Genomic Science Program
U.S. Department of Energy | Office of Science | Biological and Environmental Research Program

Unraveling Metabolic Interactions Within a Rhizosphere Microbial Community


Manish Kumar1* (, Maxwell Neal1, Deepan Thiruppathy1, Oriane Moyne1, Gabriela Canto Encalada1, Anurag Passi1, Rodrigo Santibañez1, Diego Tec-Campos1, Karsten Zengler1,2,3


Department of Pediatrics, University of California–San Diego; 2Department of Bioengineering, University of California–San Diego; 3Center for Microbiome Innovation, University of California–San Diego


This project couples novel laboratory and field studies to develop the first predictive model of grass microbiomes based on new mechanistic insights into dynamic plant-microbe interactions in the grasses Sorghum bicolor and Brachypodium distachyon that improve plant nitrogen (N)-use efficiency (NUE). The results will be used to predict plant mutants and microbial amendments, which improve low-input biomass production for validation in laboratory and field studies. To achieve this goal, researchers will determine the mechanistic basis of dynamic exudate exchange in the grass rhizosphere with a specific focus on the identification of plant transporters and proteins that regulate root-exudate composition, and how specific exudates select for beneficial microbes that increase plant biomass and NUE. Researchers will further develop a predictive plant-microbe model for advancing sustainable bioenergy crops and will predictively shift plant-microbe interactions to enhance plant biomass production and N acquisition from varied N forms.


This research delves into the rich microbial diversity present in soils, particularly in the rhizosphere, where a myriad of bacteria influences soil properties through nutrient transformations, including carbon (C) and N pools that are directly linked to plant growth. To unravel the intricate web of metabolite exchanges among soil microbes and their dynamic interactions with the host plant, the team adopted a computational approach and utilized multiomics data (Kumar et al. 2019). Specifically, researchers focused on a synthetic microbial community (SynCom) composed of 16 rhizosphere bacteria isolated from switchgrass (Coker et al. 2022).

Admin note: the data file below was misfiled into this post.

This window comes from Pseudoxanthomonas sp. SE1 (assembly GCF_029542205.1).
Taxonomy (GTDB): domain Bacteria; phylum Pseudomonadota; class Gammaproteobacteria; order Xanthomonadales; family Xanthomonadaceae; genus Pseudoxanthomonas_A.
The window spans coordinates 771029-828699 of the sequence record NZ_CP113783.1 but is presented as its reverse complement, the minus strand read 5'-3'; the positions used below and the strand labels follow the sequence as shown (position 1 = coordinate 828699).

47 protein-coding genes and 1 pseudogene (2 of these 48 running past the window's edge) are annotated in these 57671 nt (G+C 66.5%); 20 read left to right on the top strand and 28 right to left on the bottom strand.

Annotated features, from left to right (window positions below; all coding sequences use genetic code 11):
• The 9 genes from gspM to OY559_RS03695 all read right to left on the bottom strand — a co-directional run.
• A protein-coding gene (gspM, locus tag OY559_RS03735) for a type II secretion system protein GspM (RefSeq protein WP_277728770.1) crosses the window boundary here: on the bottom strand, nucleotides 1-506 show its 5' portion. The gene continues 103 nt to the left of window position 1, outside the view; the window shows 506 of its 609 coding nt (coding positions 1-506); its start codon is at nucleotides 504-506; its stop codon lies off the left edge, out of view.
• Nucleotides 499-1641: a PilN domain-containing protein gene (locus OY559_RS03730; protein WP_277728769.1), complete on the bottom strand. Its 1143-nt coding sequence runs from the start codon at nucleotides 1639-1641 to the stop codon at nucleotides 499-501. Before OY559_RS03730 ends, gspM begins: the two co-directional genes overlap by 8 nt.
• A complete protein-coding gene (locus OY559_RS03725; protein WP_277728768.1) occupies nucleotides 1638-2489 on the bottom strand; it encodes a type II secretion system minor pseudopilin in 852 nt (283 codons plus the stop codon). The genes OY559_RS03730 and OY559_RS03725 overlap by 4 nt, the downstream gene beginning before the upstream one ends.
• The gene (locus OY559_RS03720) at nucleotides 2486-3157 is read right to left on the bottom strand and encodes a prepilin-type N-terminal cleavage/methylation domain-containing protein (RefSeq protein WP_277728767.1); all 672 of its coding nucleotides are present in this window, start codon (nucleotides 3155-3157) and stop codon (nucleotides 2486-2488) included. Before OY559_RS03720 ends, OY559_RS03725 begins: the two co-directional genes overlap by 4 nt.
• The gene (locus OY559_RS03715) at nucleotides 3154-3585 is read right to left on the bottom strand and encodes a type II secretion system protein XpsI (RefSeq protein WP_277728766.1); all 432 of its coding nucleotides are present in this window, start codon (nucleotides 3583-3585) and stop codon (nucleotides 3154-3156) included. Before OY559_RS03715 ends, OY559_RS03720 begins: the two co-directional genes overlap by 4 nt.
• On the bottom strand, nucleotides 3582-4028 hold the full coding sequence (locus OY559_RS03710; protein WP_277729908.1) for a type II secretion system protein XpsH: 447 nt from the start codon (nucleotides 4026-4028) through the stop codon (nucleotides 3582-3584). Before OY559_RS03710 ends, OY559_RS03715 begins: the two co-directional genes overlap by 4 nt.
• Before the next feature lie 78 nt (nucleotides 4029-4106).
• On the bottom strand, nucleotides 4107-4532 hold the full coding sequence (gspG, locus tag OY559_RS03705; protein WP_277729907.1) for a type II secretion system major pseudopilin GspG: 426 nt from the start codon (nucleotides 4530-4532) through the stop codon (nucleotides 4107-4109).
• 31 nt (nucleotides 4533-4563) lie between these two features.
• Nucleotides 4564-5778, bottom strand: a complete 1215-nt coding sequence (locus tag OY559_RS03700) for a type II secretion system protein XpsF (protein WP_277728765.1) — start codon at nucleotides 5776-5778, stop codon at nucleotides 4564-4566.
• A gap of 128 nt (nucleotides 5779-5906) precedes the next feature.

First, researchers constructed and manually curated genome-scale metabolic models for each of these rhizosphere bacteria, representing from various genera such as Arthrobacter, Bacillus, Bosea, Bradyrhizobium, Brevibacillus, Burkholderia, Chitinophaga, Lysobacter, Methylobacterium, Mucilaginibacter, Mycobacterium, Niastella, Paenibacillus, Rhizobium, Rhodococcus, Sphingomonas, and Variovorax. Integrating individual models with metatranscriptomic (RNA-Seq) and metatranslatomic (Ribo-Seq) data, researcherse constructed condition-specific community metabolic models (CM-models). Throughout this investigation, the team systematically evaluated the impact of removing individual microbes from the SynCom, shedding light on the specific contributions of each member. These CM-models predict the response of the SynCom to perturbation with very high accuracy. Furthermore, the CM-models played a crucial role in predicting metabolic exchanges between community members, unveiling the intricate nature of interactions, including competition and cooperation, among rhizosphere microbes.

These models have predicted substantial interactions involving the exchange of short-chain organic acids, carbohydrates, amino acids, and purine and pyrimidine derivatives among rhizosphere bacteria. Furthermore, the predictions suggest shifts in the nature of these metabolic exchanges when specific community members are removed. These model-driven hypotheses propose that such metabolic shifts confer nutritional advantages to select members, while concurrently suppressing the growth of others. Illuminating the intricate mechanisms of interaction among plant-associated microorganisms offers invaluable insights into the development of strategies for engineering microbial communities capable of enhancing plant growth and bolstering resilience against diseases.


Kumar, M., et al. 2019. “Modelling Approaches for Studying the Microbiome,” Nature Microbiology 4, 1253–67.

Coker, J., et al. 2022. “A Reproducible and Tunable Synthetic Soil Microbial Community Provides New Insights into Microbial Ecology,” mSystems 7.

Funding Information

This work is supported by the DOE, Office of Science, BER program under Award DESC0021234.